Fargo Rock City

I recently re-read Chuck Klosterman’s ‘Fargo Rock City’. If you ever owned even one metal record in the 80’s and haven’t read it, it’s a must-read. Period. It’s a bit dated now, but still fantastic. As such, I’m rolling through my old cassette collection from back in the day thanks to the modern magic of Apple Music. A forgotten gem right here – Bulletboys. I didn’t realize these cats were a: still putting records out; b: had such the revolving door of members over the years including the likes of DJ Ashba, Stephen Adler, Keri Kelli and more. These guys were fringe back in the day but their videos for ‘Smooth Up In Ya’ and ‘For the Love of Money’ got heavy rotation on MTV. Listening back now, they had a lot of Van Halen going on in ‘em – in a good way. I was just commenting to @tyler how I preferred my metal vocalists to be more of the ‘gritty’ sound than the more operatic (i.e. Jani Lane) sound. Marq Torien fit that bill, and apparently is currently the only original member of the band. Works for me. Excuse me while I do some scissor kicks. 

Bruce Springsteen and the E Street Band, Live/1975-85, 1986

All the redemption I can offer, girl, is beneath this dirty hood

I have to cop to being completely unaware of Bruce Springsteen prior to the advent of MTV. I was introduced via the ‘Born in the USA’ and ‘Dancing in the Dark’ videos. Being the self-proclaimed music geek I am now, I’m almost ashamed to admit this – it seems blasphemous. I grew up in the middle class, predominately white suburbs, mostly on pop-rock radio, new wave, and I dabbled in prog-rock. I remember digging the 2 aforementioned tunes enough that when I heard the buzz about this box set being released, I thought it seemed like something I should check out.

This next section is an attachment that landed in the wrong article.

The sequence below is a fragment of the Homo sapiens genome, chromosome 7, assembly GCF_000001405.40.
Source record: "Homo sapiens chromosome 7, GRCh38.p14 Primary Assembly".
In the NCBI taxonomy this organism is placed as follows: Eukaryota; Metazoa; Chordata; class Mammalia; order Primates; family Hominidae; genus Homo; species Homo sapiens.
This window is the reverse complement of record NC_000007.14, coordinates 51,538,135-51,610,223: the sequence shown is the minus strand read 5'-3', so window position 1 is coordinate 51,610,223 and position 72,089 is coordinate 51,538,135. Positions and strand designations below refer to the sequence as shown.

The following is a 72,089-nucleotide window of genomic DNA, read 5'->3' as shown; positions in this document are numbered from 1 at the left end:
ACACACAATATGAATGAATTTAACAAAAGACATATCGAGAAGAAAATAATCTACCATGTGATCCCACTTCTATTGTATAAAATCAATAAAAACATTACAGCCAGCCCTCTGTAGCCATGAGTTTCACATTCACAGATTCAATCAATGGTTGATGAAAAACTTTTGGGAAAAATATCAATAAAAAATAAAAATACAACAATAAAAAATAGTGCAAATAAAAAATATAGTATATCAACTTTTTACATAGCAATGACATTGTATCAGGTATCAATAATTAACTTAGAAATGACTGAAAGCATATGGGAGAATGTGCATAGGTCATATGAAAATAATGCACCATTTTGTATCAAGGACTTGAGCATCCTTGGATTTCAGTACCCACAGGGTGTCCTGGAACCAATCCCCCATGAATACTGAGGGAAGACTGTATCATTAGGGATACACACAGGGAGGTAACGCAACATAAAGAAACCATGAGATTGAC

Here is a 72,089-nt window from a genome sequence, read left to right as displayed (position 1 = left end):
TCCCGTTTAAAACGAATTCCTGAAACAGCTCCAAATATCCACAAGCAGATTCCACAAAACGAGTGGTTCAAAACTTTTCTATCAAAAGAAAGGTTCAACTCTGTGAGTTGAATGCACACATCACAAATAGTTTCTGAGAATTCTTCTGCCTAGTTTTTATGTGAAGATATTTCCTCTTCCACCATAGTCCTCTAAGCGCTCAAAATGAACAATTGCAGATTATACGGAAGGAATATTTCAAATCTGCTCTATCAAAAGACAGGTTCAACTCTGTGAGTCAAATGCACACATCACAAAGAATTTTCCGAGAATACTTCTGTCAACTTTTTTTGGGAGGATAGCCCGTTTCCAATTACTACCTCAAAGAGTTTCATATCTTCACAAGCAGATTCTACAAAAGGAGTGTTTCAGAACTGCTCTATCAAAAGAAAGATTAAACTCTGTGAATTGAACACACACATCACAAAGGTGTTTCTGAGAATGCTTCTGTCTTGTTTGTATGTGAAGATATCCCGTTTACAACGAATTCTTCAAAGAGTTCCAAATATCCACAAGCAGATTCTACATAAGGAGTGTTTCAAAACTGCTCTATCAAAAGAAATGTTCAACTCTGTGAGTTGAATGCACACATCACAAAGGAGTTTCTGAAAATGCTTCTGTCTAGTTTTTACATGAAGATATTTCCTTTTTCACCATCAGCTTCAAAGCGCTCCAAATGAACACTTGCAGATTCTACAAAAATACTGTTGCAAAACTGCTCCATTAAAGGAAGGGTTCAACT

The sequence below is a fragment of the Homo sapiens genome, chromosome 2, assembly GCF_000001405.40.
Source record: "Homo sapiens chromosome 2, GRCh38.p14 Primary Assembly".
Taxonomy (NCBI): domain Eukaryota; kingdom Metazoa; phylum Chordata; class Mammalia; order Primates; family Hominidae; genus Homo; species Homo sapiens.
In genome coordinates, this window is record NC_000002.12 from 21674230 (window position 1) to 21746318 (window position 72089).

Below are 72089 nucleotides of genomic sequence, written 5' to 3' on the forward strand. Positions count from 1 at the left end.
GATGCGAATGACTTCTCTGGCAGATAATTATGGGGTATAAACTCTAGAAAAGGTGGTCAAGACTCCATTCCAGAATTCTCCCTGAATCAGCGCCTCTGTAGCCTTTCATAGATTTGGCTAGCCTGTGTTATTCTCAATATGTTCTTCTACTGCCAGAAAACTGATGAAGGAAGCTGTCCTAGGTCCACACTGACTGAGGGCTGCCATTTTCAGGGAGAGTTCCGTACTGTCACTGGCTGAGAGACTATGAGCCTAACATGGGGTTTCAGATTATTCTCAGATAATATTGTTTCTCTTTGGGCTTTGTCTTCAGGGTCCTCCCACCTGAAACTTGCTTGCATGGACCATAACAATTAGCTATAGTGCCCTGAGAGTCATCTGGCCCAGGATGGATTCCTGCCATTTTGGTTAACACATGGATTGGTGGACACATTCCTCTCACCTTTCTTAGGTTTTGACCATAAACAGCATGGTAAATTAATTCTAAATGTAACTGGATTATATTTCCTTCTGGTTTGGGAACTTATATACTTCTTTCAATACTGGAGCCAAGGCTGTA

I still remember the packaging – I got the cassette version, 3 cassettes in the box, the liner notes – even then I’d never really seen anything like that. It had weight. Substance. This must be some important shit. I’ll admit, it took me a few listens to get into it. It wasn’t at all what I was listening to, save the few Bruce tunes that made it onto pop/top40 radio. 

At the time, I didn’t have a full appreciation for live music, live musicians and the magic that is conjured during a live performance. This introduced me to that. 

More so, I was blown away by the songs. I had no idea you could tell stories like that through rock music. These characters and stories that Bruce sang about were fascinating to me. They might as well have been from another planet. I can’t think of another record right now (there may have been some others) that first introduced me to the notion of a singer/songwriter. The narrative voice in rock/popular music and songs that could make me feel a full range of emotions as opposed to just ‘joy’ or wanting to ‘rock out’. 

In the years since, I’ve loosely followed Bruce’s trajectory and future releases. Strangely enough, I’ve never bought another Bruce record. Though I’ve never considered myself a huge *fan’, whenever I catch a new tune, or hear one of the old ones, I’m always struck with that, “holy shit what a well-written song” thought. There are songwriters that can totally transport you to that moment they’re singing from – Bruce is one of em, a master storyteller.

Listening to this for the first time today in probably 20-25 years at least and the stories are still there, timeless, unfaded by the passing of the years in between.